|6th July 2005||#1|
Join Date: July 2005
Marie Claire: Make the *least* of your shape?
(Originally posted on The Judgment of Paris Forum, March 3rd, 2004.)
April is that "special" month of the year when three of the straight-size fashion industry's dominant magazines put out their annual "body issues," purportedly embracing "all shapes and sizes." Of the three, Marie Claire is usually the first out of the blocks, and this year is no exception.
Marie Claire tends to be considerably less progressive in its approach to "body love" than Glamour, and the magazine's attitude toward full-figured women can be downright insulting (as one its readers points out, in a letter to the editor). But at least Marie Claire stops somewhat short of Vogue's blatant hostility towards the plus aesthetic.
Along the sliding scale from size "tolerance" to "acceptance" to "celebration," the April Marie Claire fits into the first category--albeit barely. The issue conveys a staggering array of mixed messages, even to those of us who are used to this practice from any organ of the media. But if most "shape editions" are thinly-disguised advertisements for various diet companies, then this issue appears to be funded by exercise conglomerates. Instead of "Make the Most of Your Shape," the magazine's banner should read, "Make the Least of Your Shape"--or perhaps even, "Torture Your Shape the Most."
First, let us consider the few good items in the issue. The most size-positive element is, not surprisingly, the work of Valerie Lefkowitz--her wildly popular Fruit of the Loom "Fit for Me" ad. It has now been one year since this promotion debuted, and it has secured its place as one of the most vivid and memorable presentations of timeless femininity brought to life. Kudos to Fruit of the Loom for "invading" so many mass-market magazines with this gorgeously subversive image.
Next in line in the affirmation department is the "One Woman, Two Messages" story. We were initially rather skeptical about this project, in which a plus-size model was photographed in a "neutral pose," and presented with two different self-assessments about her body image--one affirmative, one negative. But the article offers many size-positive statements, and although it does not quite acknowledge the natural human preference for the Classical female figure, it does, at least, concede that beauty might not be contingent upon thinness. Here is a sampling of readers' reactions when the image was accompanied by an affirmative message:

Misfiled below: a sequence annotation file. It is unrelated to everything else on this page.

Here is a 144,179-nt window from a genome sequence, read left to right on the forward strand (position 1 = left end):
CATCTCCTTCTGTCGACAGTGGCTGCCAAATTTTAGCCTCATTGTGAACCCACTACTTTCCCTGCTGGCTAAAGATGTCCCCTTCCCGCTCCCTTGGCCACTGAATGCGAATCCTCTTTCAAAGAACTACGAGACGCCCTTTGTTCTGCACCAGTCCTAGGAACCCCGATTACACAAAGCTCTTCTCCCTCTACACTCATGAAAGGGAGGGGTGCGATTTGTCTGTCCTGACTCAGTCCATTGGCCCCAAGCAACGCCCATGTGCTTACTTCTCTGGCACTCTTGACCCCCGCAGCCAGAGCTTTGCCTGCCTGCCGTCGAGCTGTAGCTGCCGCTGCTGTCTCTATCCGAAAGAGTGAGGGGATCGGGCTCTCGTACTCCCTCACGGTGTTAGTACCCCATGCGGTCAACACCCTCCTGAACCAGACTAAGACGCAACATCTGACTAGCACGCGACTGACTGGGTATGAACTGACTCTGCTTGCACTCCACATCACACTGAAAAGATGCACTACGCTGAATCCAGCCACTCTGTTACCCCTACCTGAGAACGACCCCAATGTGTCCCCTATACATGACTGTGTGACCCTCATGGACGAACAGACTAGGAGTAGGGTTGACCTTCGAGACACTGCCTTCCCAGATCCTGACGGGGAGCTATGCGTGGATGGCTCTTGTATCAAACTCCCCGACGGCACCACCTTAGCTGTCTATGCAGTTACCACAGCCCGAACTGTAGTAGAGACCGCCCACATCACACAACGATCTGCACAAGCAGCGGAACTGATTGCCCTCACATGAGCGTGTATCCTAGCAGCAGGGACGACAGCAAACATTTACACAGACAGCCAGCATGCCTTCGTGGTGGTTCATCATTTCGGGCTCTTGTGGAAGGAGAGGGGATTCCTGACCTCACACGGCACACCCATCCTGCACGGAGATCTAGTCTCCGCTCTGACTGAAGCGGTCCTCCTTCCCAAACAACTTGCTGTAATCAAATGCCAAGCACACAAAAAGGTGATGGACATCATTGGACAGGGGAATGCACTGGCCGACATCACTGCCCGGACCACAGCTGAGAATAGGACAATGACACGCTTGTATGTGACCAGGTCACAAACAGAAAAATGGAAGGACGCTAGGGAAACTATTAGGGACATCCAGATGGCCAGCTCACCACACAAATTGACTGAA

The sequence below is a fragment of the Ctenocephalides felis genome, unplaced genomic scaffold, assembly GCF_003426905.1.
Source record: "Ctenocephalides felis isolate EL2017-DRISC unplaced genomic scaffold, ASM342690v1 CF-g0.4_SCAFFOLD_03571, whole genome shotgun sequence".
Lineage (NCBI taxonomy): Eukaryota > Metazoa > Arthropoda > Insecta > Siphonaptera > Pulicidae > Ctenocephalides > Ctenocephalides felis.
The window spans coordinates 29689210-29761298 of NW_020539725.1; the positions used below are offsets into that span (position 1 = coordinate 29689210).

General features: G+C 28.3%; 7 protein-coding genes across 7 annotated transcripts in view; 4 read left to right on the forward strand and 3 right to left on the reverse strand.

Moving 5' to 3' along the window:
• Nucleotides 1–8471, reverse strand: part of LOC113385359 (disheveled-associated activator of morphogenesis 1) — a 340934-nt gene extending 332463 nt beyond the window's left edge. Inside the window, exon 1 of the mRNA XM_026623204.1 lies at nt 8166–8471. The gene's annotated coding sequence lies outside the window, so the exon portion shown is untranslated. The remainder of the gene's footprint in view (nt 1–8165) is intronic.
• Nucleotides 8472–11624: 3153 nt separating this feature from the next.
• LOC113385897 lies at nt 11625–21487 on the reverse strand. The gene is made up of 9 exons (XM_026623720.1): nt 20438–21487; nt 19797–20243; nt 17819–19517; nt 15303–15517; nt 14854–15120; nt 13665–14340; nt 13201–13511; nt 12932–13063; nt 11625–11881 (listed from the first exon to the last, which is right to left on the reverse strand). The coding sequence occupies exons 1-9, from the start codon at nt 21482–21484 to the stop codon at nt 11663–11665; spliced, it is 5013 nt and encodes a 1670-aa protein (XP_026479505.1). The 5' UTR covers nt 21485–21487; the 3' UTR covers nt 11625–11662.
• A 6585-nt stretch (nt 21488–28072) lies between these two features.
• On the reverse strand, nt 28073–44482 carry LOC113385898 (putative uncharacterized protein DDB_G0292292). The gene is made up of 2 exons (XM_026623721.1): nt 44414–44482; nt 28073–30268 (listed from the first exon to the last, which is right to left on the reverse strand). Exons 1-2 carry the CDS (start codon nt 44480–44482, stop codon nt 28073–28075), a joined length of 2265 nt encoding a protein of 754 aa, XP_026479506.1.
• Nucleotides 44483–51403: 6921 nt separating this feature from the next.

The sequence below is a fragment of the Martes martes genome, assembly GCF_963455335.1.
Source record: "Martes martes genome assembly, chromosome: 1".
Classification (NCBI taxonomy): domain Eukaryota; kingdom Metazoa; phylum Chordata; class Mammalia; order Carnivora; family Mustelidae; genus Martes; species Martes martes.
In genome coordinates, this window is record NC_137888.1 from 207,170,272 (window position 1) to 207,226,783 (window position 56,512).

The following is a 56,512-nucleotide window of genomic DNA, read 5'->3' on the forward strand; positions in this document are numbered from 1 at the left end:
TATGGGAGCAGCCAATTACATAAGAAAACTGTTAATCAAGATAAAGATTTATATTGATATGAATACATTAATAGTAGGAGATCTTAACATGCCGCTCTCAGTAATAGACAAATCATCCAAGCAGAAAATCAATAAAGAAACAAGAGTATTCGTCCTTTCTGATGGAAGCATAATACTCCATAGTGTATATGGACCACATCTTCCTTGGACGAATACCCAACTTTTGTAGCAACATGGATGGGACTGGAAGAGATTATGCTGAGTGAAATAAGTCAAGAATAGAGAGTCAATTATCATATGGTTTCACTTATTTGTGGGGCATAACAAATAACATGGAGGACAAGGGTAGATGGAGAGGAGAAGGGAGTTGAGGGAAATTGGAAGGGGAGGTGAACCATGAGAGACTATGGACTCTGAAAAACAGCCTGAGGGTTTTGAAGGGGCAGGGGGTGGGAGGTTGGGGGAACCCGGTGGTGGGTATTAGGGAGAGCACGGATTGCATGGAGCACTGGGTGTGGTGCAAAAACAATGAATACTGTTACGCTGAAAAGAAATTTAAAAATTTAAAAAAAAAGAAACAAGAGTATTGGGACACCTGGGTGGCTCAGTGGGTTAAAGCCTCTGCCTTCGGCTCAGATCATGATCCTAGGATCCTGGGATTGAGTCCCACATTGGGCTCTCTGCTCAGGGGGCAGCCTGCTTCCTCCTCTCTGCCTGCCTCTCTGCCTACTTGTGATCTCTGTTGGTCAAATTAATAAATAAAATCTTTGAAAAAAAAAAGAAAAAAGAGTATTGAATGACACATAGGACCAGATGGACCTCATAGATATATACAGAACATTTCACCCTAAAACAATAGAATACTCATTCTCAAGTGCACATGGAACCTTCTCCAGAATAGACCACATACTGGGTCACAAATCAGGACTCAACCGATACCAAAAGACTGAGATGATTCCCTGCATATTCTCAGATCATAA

"She's sexy because she has the guts to show herself in a way most women won't. Her confidence gives me confidence."
And even readers who viewed the photograph accompanied by the negative self-assessment still considered the model "feminine and sensual," and acknowledged, "I'd be impressed with her body if I saw her on a beach."
The "I'm not afraid to flaunt it" story contains the only other truly progressive image in the magazine. Alisha may not have been photographed especially well here, but she does possess a lovely and genuinely plus figure, and the magazine deserves credit for using a 14+ model rather than a 10 or a 12, and for allowing said model to exhibit her curves. Compare Alisha's profile to that of the sticklet on the facing page, and the advantages of having womanly proportions becomes obvious.
And finally, if it is true that "Fashion is taking its cue from super-sexy, unabashedly curvy pinup girls"--as Marie Claire affirms in a single-page feature--then we have cause to celebrate--even though we have seen much curvier images of both Rita Hayworth, and of Marilyn Monroe.
Now, on to the negative features. The "Naked in a Magazine" story is a sound idea, but horribly executed. The notion of recreating iconic magazine images with women who do not possess waif-like figures is brilliant. However, by opting to use less-than-photogenic "real women" instead of professional plus-size models, Marie Claire missed an opportunity to create a genuinely subversive piece ("missed," or "deliberately avoided"). Readers looking at these unsuccessful recreations will recall the originals and think, "Sorry--the straight-size models were prettier," and they will attribute this (wrongly) to the latter's thinness. Because of this aesthetic mismatch, the article simply reinforces the deception that beauty and thinness go hand in hand. If the magazine had used photogenic plus-size models instead, then viewers' aesthetic assumptions would have been challenged--and possibly changed.
And we must question Marie Claire's extensive descriptions of the various forms of plastic surgery which so many of the "real women" in this article have apparently endured. Could the magazine have expressly selected "real women" who have had cosmetic surgery, so that readers would conclude, "I guess everyone's doing it" (i.e., going under the knife)? Is this another, rather devious method of advertising (akin to "product placement" in motion pictures)? If so, we submit another re-christening of the issue. Instead of "Make the Most of Your Shape," the title should read, "Unmake Most of Your Shape,"--or, at the very least, "Spend the Most on Your Shape."